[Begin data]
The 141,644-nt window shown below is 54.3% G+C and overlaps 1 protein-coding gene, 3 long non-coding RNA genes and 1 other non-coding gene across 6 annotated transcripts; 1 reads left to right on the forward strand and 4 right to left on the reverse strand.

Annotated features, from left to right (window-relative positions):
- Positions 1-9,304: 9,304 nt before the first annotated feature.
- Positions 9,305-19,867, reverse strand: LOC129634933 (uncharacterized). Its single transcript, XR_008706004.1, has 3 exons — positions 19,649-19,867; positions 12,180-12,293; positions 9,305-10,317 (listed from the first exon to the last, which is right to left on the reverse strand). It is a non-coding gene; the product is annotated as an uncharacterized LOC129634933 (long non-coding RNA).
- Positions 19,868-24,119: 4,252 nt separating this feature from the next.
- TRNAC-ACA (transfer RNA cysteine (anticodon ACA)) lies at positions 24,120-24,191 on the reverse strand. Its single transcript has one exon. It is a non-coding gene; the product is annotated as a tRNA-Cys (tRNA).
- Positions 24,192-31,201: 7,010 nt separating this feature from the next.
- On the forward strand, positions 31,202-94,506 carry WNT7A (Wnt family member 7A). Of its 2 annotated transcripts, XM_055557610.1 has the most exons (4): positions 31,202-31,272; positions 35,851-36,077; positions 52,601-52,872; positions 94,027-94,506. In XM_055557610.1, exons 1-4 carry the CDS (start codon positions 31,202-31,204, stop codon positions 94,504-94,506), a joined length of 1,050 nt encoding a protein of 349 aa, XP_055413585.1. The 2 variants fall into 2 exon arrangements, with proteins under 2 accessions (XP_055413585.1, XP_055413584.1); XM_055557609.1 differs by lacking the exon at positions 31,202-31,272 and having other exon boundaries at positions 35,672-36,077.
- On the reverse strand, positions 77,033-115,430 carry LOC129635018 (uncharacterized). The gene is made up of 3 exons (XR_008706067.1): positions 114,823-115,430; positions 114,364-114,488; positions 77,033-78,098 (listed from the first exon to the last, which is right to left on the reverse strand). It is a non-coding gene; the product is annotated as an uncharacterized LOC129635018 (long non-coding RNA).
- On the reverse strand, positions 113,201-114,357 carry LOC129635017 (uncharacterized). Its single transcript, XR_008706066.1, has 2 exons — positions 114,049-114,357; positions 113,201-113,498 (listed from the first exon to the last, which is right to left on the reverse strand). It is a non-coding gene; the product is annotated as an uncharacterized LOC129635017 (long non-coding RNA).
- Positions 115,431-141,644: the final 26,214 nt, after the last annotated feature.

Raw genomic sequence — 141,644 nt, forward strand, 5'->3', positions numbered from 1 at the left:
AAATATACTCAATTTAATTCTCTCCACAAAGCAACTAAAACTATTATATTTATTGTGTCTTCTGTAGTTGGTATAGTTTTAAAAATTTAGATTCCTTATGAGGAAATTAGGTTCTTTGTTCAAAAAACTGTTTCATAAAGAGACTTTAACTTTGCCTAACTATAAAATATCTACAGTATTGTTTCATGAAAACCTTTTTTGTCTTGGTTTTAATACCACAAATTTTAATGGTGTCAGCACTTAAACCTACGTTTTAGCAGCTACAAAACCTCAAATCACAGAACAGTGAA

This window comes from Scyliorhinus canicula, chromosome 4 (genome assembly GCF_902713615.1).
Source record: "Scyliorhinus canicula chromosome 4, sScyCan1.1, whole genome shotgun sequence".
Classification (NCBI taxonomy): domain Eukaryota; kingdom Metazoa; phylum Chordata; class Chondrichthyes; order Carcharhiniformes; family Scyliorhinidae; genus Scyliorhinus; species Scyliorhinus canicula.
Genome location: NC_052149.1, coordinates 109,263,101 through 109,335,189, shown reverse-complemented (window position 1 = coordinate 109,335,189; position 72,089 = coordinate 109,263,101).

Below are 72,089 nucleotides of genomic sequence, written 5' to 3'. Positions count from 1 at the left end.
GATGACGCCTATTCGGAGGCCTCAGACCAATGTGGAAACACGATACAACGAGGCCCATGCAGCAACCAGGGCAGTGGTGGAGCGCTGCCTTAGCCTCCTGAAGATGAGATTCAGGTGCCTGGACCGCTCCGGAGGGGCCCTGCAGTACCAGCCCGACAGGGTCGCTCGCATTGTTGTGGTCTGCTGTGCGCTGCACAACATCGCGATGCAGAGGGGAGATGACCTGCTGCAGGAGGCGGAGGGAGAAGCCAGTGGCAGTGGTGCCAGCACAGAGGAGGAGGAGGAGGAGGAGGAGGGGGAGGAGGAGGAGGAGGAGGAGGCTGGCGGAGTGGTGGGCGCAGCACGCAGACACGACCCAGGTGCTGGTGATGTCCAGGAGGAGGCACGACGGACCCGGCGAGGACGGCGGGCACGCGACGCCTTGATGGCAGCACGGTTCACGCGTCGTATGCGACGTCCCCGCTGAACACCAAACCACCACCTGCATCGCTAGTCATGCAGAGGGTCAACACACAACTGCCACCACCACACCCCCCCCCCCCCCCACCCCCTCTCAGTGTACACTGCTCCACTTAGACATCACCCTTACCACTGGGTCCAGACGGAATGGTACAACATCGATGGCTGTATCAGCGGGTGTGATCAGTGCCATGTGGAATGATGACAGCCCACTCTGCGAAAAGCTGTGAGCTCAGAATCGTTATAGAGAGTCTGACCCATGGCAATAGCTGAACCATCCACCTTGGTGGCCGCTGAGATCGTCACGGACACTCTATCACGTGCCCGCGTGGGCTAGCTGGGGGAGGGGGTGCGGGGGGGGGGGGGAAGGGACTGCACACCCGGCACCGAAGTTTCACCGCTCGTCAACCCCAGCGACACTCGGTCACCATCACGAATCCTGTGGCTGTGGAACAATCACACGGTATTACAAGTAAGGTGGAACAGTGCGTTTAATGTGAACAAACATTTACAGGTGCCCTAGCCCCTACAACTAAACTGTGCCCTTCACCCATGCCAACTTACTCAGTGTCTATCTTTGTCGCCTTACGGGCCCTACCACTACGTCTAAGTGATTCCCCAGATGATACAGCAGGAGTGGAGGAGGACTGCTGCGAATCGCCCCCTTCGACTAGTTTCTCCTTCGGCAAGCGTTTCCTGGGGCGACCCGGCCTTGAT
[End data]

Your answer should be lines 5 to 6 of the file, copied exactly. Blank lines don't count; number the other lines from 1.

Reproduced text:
- Positions 19,868-24,119: 4,252 nt separating this feature from the next.
- TRNAC-ACA (transfer RNA cysteine (anticodon ACA)) lies at positions 24,120-24,191 on the reverse strand. Its single transcript has one exon. It is a non-coding gene; the product is annotated as a tRNA-Cys (tRNA).